11. The Prince Regent drew moral condemnation during the Regency
The Prince of Wales’s dissipated lifestyle became the subject of much conversation before the Regency. As the Prince Regent, his womanizing, drinking, and gambling continued without missing a step. Indeed, he added gluttony to his vices, all at the expense of the Royal Treasury and the British taxpayers. At all of his residences, he hosted large and expensive fetes, hunts, banquets, balls, and celebrations. He kept mistresses publicly (including Mary Fitzherbert). The Prince patronized the arts and sciences and largely ignored the duties of his office. He allowed favorites to influence his few decisions, to the dismay of many of the ministers in the cabinet. Most considered him self-absorbed, selfish, and irresponsible.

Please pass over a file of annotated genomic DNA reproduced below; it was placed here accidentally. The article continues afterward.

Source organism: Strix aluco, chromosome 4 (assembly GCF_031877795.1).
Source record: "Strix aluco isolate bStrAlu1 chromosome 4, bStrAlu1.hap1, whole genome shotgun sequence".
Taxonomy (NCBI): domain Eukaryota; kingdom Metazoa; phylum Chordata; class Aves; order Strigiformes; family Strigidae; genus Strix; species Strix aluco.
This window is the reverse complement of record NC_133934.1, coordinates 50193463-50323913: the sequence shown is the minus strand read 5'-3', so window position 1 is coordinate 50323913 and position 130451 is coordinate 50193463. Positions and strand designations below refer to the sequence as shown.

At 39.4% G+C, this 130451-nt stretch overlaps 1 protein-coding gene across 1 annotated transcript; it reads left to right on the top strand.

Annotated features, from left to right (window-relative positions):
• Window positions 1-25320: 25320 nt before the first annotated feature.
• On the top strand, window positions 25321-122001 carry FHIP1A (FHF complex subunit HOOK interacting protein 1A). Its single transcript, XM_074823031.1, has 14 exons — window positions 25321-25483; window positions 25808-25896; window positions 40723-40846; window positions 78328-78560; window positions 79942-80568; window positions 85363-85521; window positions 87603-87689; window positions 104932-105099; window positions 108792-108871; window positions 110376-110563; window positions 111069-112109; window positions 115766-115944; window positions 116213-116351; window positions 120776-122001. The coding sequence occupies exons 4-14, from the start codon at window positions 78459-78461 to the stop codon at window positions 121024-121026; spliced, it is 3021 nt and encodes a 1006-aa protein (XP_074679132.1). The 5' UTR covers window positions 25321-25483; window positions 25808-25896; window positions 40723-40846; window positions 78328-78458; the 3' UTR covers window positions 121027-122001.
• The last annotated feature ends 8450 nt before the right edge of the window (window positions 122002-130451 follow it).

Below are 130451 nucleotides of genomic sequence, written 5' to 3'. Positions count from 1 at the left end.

As Prince Regent, he held the seal of the Monarch, his father George III, and simply didn’t care what his ministers or subjects thought of his behavior. For most of his Regency and subsequent reign as King, Robert Banks Jenkinson, Lord Liverpool, controlled the government. Liverpool brought capable men into the government, including Castlereagh and Wellington, His most substantive contribution may have been the tact with which he restrained the excesses of the Prince Regent. The latter did not favor Liverpool as his Prime Minister. He attempts to appoint four different men to the post following Perceval’s assassination. None of them were able to form a government. The Prince Regent came to realize he needed Liverpool, though neither man trusted the other.